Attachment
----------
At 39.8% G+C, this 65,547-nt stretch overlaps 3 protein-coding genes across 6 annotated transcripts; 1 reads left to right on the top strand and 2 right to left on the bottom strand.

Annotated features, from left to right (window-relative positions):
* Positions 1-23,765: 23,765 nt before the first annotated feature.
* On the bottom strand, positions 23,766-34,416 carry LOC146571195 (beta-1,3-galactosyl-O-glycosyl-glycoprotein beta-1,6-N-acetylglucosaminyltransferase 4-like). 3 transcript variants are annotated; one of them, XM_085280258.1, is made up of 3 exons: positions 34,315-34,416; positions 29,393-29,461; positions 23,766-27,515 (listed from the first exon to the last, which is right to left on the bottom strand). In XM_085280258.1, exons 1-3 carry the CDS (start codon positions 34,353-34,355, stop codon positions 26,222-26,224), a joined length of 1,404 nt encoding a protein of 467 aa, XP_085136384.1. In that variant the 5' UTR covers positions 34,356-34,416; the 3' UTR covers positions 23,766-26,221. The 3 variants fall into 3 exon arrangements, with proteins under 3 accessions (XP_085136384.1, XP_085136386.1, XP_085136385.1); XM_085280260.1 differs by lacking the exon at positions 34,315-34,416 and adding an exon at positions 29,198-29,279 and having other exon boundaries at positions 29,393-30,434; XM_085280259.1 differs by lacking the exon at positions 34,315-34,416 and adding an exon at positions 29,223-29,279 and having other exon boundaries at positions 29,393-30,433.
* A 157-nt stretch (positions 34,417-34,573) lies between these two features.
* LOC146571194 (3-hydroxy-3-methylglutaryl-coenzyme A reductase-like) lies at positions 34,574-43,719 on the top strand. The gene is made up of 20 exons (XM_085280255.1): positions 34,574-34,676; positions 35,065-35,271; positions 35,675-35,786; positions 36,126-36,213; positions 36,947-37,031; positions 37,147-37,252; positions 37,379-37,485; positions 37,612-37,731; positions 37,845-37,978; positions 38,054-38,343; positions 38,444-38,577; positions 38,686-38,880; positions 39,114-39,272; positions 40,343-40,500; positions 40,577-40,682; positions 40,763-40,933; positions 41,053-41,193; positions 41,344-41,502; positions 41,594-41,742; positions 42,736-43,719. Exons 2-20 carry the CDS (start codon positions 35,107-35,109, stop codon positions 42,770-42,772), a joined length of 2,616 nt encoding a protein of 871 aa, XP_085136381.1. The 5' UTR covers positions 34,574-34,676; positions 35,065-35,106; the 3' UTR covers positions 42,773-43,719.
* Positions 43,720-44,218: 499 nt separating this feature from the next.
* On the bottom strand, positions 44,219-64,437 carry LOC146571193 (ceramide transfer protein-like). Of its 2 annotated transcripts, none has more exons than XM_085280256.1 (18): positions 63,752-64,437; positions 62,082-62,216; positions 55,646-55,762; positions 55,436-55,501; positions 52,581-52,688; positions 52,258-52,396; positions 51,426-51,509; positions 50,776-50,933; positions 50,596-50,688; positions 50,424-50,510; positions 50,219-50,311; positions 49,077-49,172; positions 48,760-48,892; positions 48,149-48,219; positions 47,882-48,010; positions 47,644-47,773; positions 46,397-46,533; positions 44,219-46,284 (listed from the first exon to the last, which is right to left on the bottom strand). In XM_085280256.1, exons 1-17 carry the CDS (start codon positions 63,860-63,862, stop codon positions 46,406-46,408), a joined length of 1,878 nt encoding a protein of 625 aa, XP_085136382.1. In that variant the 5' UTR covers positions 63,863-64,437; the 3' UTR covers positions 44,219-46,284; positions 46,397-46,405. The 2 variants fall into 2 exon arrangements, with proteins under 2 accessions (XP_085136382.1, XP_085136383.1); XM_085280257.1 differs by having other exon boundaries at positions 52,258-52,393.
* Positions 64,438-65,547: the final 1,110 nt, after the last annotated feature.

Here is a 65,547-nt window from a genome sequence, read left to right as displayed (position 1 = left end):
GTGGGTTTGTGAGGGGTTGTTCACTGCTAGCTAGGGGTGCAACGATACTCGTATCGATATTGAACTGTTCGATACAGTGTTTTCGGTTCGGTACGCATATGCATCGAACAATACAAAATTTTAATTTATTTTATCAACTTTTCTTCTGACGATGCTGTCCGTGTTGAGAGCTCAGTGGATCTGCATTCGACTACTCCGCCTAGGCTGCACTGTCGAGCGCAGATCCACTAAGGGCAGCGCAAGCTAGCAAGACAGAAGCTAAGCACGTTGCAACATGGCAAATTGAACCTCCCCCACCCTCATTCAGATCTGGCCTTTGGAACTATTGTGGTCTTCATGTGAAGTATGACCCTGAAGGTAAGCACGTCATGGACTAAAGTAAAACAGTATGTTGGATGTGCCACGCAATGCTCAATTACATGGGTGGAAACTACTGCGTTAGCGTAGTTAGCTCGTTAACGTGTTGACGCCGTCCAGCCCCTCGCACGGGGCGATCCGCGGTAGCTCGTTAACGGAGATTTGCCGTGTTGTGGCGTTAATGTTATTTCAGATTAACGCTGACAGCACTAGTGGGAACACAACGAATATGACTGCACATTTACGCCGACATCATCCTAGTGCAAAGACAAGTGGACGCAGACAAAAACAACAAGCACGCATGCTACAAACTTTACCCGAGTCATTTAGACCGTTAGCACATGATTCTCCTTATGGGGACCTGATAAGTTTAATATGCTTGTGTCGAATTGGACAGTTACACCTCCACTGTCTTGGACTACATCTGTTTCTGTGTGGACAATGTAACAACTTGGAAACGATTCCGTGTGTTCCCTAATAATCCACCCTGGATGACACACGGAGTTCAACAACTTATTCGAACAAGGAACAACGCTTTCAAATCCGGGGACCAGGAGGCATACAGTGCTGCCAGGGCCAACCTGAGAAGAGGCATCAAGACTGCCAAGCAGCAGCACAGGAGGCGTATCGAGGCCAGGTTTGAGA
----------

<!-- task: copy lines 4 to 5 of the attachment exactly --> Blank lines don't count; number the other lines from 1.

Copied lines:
* On the bottom strand, positions 23,766-34,416 carry LOC146571195 (beta-1,3-galactosyl-O-glycosyl-glycoprotein beta-1,6-N-acetylglucosaminyltransferase 4-like). 3 transcript variants are annotated; one of them, XM_085280258.1, is made up of 3 exons: positions 34,315-34,416; positions 29,393-29,461; positions 23,766-27,515 (listed from the first exon to the last, which is right to left on the bottom strand). In XM_085280258.1, exons 1-3 carry the CDS (start codon positions 34,353-34,355, stop codon positions 26,222-26,224), a joined length of 1,404 nt encoding a protein of 467 aa, XP_085136384.1. In that variant the 5' UTR covers positions 34,356-34,416; the 3' UTR covers positions 23,766-26,221. The 3 variants fall into 3 exon arrangements, with proteins under 3 accessions (XP_085136384.1, XP_085136386.1, XP_085136385.1); XM_085280260.1 differs by lacking the exon at positions 34,315-34,416 and adding an exon at positions 29,198-29,279 and having other exon boundaries at positions 29,393-30,434; XM_085280259.1 differs by lacking the exon at positions 34,315-34,416 and adding an exon at positions 29,223-29,279 and having other exon boundaries at positions 29,393-30,433.
* A 157-nt stretch (positions 34,417-34,573) lies between these two features.